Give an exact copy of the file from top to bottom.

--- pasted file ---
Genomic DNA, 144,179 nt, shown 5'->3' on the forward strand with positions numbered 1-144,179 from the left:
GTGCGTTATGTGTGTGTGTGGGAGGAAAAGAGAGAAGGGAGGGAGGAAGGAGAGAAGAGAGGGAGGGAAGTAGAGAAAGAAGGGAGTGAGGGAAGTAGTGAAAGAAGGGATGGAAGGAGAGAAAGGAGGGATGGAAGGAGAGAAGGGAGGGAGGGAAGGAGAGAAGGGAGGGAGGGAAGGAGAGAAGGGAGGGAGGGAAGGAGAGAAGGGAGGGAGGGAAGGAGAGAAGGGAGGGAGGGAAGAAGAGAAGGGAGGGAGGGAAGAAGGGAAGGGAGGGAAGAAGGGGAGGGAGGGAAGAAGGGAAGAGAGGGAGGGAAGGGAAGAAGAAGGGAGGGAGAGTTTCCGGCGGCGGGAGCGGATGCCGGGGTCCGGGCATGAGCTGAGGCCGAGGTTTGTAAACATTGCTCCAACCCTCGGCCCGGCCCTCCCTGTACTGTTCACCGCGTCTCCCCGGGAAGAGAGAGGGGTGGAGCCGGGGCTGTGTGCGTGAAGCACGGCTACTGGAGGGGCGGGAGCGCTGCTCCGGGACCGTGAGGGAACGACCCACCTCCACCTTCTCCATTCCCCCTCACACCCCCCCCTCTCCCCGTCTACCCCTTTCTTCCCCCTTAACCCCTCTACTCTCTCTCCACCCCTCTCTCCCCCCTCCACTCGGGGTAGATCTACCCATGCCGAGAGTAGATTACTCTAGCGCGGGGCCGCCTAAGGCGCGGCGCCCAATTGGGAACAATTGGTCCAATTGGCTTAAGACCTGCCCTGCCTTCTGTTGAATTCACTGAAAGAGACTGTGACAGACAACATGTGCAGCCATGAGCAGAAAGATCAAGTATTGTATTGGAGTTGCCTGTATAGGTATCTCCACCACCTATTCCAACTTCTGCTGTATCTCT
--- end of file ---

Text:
Genomic DNA, 144,179 nt, shown 5'->3' on the forward strand with positions numbered 1-144,179 from the left:
GTGCGTTATGTGTGTGTGTGGGAGGAAAAGAGAGAAGGGAGGGAGGAAGGAGAGAAGAGAGGGAGGGAAGTAGAGAAAGAAGGGAGTGAGGGAAGTAGTGAAAGAAGGGATGGAAGGAGAGAAAGGAGGGATGGAAGGAGAGAAGGGAGGGAGGGAAGGAGAGAAGGGAGGGAGGGAAGGAGAGAAGGGAGGGAGGGAAGGAGAGAAGGGAGGGAGGGAAGGAGAGAAGGGAGGGAGGGAAGAAGAGAAGGGAGGGAGGGAAGAAGGGAAGGGAGGGAAGAAGGGGAGGGAGGGAAGAAGGGAAGAGAGGGAGGGAAGGGAAGAAGAAGGGAGGGAGAGTTTCCGGCGGCGGGAGCGGATGCCGGGGTCCGGGCATGAGCTGAGGCCGAGGTTTGTAAACATTGCTCCAACCCTCGGCCCGGCCCTCCCTGTACTGTTCACCGCGTCTCCCCGGGAAGAGAGAGGGGTGGAGCCGGGGCTGTGTGCGTGAAGCACGGCTACTGGAGGGGCGGGAGCGCTGCTCCGGGACCGTGAGGGAACGACCCACCTCCACCTTCTCCATTCCCCCTCACACCCCCCCCTCTCCCCGTCTACCCCTTTCTTCCCCCTTAACCCCTCTACTCTCTCTCCACCCCTCTCTCCCCCCTCCACTCGGGGTAGATCTACCCATGCCGAGAGTAGATTACTCTAGCGCGGGGCCGCCTAAGGCGCGGCGCCCAATTGGGAACAATTGGTCCAATTGGCTTAAGACCTGCCCTGCCTTCTGTTGAATTCACTGAAAGAGACTGTGACAGACAACATGTGCAGCCATGAGCAGAAAGATCAAGTATTGTATTGGAGTTGCCTGTATAGGTATCTCCACCACCTATTCCAACTTCTGCTGTATCTCT